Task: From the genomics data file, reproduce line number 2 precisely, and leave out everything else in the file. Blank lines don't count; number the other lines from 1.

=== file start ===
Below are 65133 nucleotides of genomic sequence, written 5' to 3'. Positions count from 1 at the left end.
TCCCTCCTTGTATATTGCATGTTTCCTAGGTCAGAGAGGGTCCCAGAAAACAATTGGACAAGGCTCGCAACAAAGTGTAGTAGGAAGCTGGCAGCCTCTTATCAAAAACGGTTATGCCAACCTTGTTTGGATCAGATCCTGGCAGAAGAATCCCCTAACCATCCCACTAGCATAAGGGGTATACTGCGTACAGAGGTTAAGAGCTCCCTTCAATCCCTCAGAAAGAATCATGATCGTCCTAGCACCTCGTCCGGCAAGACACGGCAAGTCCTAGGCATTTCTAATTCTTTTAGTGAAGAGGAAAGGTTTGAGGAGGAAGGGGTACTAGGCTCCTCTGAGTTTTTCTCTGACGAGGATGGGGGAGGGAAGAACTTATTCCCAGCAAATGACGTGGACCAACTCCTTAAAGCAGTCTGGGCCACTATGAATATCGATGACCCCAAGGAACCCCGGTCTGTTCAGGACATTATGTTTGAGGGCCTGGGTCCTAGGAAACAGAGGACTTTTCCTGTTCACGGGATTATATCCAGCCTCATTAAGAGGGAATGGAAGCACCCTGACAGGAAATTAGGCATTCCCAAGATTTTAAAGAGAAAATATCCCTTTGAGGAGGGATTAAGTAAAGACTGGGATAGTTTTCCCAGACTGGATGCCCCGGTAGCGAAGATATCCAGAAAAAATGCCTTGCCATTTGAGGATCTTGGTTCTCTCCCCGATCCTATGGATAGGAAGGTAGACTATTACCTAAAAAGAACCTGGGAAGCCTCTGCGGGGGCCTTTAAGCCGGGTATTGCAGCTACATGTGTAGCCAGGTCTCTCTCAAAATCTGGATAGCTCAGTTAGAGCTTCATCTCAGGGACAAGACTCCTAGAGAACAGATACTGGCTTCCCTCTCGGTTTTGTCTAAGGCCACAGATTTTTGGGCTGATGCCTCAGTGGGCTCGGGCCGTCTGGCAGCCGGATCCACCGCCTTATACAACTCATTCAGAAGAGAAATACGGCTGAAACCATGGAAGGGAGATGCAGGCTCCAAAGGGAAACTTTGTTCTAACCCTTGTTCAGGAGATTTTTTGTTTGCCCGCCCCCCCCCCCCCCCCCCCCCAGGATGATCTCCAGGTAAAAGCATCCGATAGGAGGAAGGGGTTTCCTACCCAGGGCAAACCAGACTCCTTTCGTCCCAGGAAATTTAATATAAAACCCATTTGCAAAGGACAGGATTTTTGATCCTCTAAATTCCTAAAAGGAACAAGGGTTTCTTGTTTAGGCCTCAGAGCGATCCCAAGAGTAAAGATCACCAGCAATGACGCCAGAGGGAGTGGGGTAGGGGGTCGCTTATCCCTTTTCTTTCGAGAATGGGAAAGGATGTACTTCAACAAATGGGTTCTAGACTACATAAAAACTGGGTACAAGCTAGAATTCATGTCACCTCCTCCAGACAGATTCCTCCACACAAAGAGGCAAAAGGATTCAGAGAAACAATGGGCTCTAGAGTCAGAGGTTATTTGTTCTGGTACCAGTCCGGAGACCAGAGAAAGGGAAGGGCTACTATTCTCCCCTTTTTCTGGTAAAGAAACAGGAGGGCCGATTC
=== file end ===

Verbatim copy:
TCCCTCCTTGTATATTGCATGTTTCCTAGGTCAGAGAGGGTCCCAGAAAACAATTGGACAAGGCTCGCAACAAAGTGTAGTAGGAAGCTGGCAGCCTCTTATCAAAAACGGTTATGCCAACCTTGTTTGGATCAGATCCTGGCAGAAGAATCCCCTAACCATCCCACTAGCATAAGGGGTATACTGCGTACAGAGGTTAAGAGCTCCCTTCAATCCCTCAGAAAGAATCATGATCGTCCTAGCACCTCGTCCGGCAAGACACGGCAAGTCCTAGGCATTTCTAATTCTTTTAGTGAAGAGGAAAGGTTTGAGGAGGAAGGGGTACTAGGCTCCTCTGAGTTTTTCTCTGACGAGGATGGGGGAGGGAAGAACTTATTCCCAGCAAATGACGTGGACCAACTCCTTAAAGCAGTCTGGGCCACTATGAATATCGATGACCCCAAGGAACCCCGGTCTGTTCAGGACATTATGTTTGAGGGCCTGGGTCCTAGGAAACAGAGGACTTTTCCTGTTCACGGGATTATATCCAGCCTCATTAAGAGGGAATGGAAGCACCCTGACAGGAAATTAGGCATTCCCAAGATTTTAAAGAGAAAATATCCCTTTGAGGAGGGATTAAGTAAAGACTGGGATAGTTTTCCCAGACTGGATGCCCCGGTAGCGAAGATATCCAGAAAAAATGCCTTGCCATTTGAGGATCTTGGTTCTCTCCCCGATCCTATGGATAGGAAGGTAGACTATTACCTAAAAAGAACCTGGGAAGCCTCTGCGGGGGCCTTTAAGCCGGGTATTGCAGCTACATGTGTAGCCAGGTCTCTCTCAAAATCTGGATAGCTCAGTTAGAGCTTCATCTCAGGGACAAGACTCCTAGAGAACAGATACTGGCTTCCCTCTCGGTTTTGTCTAAGGCCACAGATTTTTGGGCTGATGCCTCAGTGGGCTCGGGCCGTCTGGCAGCCGGATCCACCGCCTTATACAACTCATTCAGAAGAGAAATACGGCTGAAACCATGGAAGGGAGATGCAGGCTCCAAAGGGAAACTTTGTTCTAACCCTTGTTCAGGAGATTTTTTGTTTGCCCGCCCCCCCCCCCCCCCCCCCCCAGGATGATCTCCAGGTAAAAGCATCCGATAGGAGGAAGGGGTTTCCTACCCAGGGCAAACCAGACTCCTTTCGTCCCAGGAAATTTAATATAAAACCCATTTGCAAAGGACAGGATTTTTGATCCTCTAAATTCCTAAAAGGAACAAGGGTTTCTTGTTTAGGCCTCAGAGCGATCCCAAGAGTAAAGATCACCAGCAATGACGCCAGAGGGAGTGGGGTAGGGGGTCGCTTATCCCTTTTCTTTCGAGAATGGGAAAGGATGTACTTCAACAAATGGGTTCTAGACTACATAAAAACTGGGTACAAGCTAGAATTCATGTCACCTCCTCCAGACAGATTCCTCCACACAAAGAGGCAAAAGGATTCAGAGAAACAATGGGCTCTAGAGTCAGAGGTTATTTGTTCTGGTACCAGTCCGGAGACCAGAGAAAGGGAAGGGCTACTATTCTCCCCTTTTTCTGGTAAAGAAACAGGAGGGCCGATTC